Like most people who grew up without knowing one of their parents, Wendy Spencer always felt a deep-seated need to find out about her biological father. When she took an extensive DNA profile from the company 23andMe to learn more about her lineage, what she found out was way more than she bargained for.
Spencer, who is Jewish, married to a Black man and has four biracial adult children, learned that her father Bill Miller is a bigot and her grandfather was a Grand Wizard of the Ku Klux Klan who was once arrested for setting off a bomb at a Black college.
Wendy's first clues that something was amiss came after she went to visit Miller in Texas. "I noticed that much of what he said had a racist tone. Everyone had a category — Black, Anglo, Mexican — and he talked about slavery and segregation and the way things had been. He told me that Memphis, the city he was born in, had been ruined because of Black people. It was very upsetting," she tells People.
"After I met him, I was horrified to hear him talk. I knew that I had to go home and talk to my husband about what I'd discovered about my dad. It was difficult for me. His mother-in-law's parents were murdered for being Black in the south."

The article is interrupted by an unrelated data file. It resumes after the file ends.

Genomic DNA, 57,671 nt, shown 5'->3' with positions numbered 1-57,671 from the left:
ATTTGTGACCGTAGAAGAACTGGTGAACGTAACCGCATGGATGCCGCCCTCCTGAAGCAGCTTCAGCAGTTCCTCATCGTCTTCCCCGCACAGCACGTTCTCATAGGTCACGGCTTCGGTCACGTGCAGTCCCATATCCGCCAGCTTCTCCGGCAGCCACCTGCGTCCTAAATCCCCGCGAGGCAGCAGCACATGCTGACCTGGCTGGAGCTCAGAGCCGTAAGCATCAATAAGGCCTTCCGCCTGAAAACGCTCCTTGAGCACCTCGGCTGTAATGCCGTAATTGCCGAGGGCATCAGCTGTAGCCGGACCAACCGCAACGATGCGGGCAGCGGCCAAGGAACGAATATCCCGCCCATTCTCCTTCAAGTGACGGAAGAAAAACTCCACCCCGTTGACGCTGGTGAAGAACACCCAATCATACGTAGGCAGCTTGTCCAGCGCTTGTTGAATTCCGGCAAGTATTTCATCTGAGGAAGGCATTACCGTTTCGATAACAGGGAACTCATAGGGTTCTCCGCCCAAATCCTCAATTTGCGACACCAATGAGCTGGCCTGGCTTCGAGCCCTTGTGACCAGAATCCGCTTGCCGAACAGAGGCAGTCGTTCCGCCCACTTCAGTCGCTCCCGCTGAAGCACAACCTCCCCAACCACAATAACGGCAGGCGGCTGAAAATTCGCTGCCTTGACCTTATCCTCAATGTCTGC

Despite her misgivings, Spencer invited her biological father to California to meet her husband and children. That didn't go so well, either. "I invited him to breakfast and he used racial slurs and made derogatory statements," says Wendy's husband Victor Spencer. "When I confronted him, he defended himself and said, 'People need to calm down and get over it.' I have no time or patience for someone like that, but his existence is important to my wife, so I let it be."
"It's hard for me that [Wendy] chose a black man as a husband," Bill responds. "And it was hurtful, the way I was interrogated by Victor when I went out there. But I'm going to try to do whatever I can. I'm going to try to be as good a dad as I can to my daughter, and a good grandfather to my grandkids."
Amazingly, the Spencers and Miller are trying to make it work and stay a part of each others' lives despite their vast differences in views. "I didn't wait all these years to find my dad, only to discard him," Wendy shares. "With every relationship, no matter how imperfect that love is, it's better to have it than not have it at all. You can't choose your family. Hopefully, my dad will see that we're not the people he was taught about and has carried in his mind his whole life."
As they say, you can't choose your family.
(Photo: Wendy Spencer via Facebook)
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